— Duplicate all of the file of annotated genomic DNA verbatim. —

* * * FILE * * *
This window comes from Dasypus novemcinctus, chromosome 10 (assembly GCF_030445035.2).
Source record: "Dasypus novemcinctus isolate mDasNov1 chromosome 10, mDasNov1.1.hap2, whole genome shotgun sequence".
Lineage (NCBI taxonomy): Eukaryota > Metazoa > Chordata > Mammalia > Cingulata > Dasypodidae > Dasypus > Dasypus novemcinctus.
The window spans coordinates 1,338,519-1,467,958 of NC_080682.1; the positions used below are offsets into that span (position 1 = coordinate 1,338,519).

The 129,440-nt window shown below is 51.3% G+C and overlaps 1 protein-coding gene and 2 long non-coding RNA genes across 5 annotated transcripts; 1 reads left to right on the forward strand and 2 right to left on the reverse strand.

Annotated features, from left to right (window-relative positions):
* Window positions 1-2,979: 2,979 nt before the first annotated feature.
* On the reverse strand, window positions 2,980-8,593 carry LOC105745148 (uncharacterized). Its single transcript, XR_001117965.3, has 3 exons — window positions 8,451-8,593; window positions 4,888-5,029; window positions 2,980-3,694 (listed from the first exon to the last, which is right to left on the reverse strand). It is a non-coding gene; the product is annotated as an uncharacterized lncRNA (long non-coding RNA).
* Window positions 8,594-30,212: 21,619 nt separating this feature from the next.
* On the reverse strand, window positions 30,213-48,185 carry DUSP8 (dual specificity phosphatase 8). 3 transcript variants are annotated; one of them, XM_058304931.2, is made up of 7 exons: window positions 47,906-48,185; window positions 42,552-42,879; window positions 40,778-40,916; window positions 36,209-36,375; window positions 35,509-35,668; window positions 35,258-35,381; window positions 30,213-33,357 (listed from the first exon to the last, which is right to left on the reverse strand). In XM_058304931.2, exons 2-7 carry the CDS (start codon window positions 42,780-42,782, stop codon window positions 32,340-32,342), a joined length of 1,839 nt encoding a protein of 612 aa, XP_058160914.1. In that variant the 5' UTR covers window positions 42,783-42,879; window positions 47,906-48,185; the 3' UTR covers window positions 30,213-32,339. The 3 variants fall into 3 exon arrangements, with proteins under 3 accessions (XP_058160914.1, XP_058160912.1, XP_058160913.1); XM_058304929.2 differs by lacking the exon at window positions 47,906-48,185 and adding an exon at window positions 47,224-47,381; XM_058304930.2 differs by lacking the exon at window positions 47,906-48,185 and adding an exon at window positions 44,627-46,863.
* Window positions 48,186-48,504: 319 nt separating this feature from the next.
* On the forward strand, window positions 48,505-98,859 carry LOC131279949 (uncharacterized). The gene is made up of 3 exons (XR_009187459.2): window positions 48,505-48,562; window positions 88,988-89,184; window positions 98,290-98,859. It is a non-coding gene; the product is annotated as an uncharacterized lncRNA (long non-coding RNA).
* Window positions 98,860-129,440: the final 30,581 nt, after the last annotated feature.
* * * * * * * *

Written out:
This window comes from Dasypus novemcinctus, chromosome 10 (assembly GCF_030445035.2).
Source record: "Dasypus novemcinctus isolate mDasNov1 chromosome 10, mDasNov1.1.hap2, whole genome shotgun sequence".
Lineage (NCBI taxonomy): Eukaryota > Metazoa > Chordata > Mammalia > Cingulata > Dasypodidae > Dasypus > Dasypus novemcinctus.
The window spans coordinates 1,338,519-1,467,958 of NC_080682.1; the positions used below are offsets into that span (position 1 = coordinate 1,338,519).

The 129,440-nt window shown below is 51.3% G+C and overlaps 1 protein-coding gene and 2 long non-coding RNA genes across 5 annotated transcripts; 1 reads left to right on the forward strand and 2 right to left on the reverse strand.

Annotated features, from left to right (window-relative positions):
* Window positions 1-2,979: 2,979 nt before the first annotated feature.
* On the reverse strand, window positions 2,980-8,593 carry LOC105745148 (uncharacterized). Its single transcript, XR_001117965.3, has 3 exons — window positions 8,451-8,593; window positions 4,888-5,029; window positions 2,980-3,694 (listed from the first exon to the last, which is right to left on the reverse strand). It is a non-coding gene; the product is annotated as an uncharacterized lncRNA (long non-coding RNA).
* Window positions 8,594-30,212: 21,619 nt separating this feature from the next.
* On the reverse strand, window positions 30,213-48,185 carry DUSP8 (dual specificity phosphatase 8). 3 transcript variants are annotated; one of them, XM_058304931.2, is made up of 7 exons: window positions 47,906-48,185; window positions 42,552-42,879; window positions 40,778-40,916; window positions 36,209-36,375; window positions 35,509-35,668; window positions 35,258-35,381; window positions 30,213-33,357 (listed from the first exon to the last, which is right to left on the reverse strand). In XM_058304931.2, exons 2-7 carry the CDS (start codon window positions 42,780-42,782, stop codon window positions 32,340-32,342), a joined length of 1,839 nt encoding a protein of 612 aa, XP_058160914.1. In that variant the 5' UTR covers window positions 42,783-42,879; window positions 47,906-48,185; the 3' UTR covers window positions 30,213-32,339. The 3 variants fall into 3 exon arrangements, with proteins under 3 accessions (XP_058160914.1, XP_058160912.1, XP_058160913.1); XM_058304929.2 differs by lacking the exon at window positions 47,906-48,185 and adding an exon at window positions 47,224-47,381; XM_058304930.2 differs by lacking the exon at window positions 47,906-48,185 and adding an exon at window positions 44,627-46,863.
* Window positions 48,186-48,504: 319 nt separating this feature from the next.
* On the forward strand, window positions 48,505-98,859 carry LOC131279949 (uncharacterized). The gene is made up of 3 exons (XR_009187459.2): window positions 48,505-48,562; window positions 88,988-89,184; window positions 98,290-98,859. It is a non-coding gene; the product is annotated as an uncharacterized lncRNA (long non-coding RNA).
* Window positions 98,860-129,440: the final 30,581 nt, after the last annotated feature.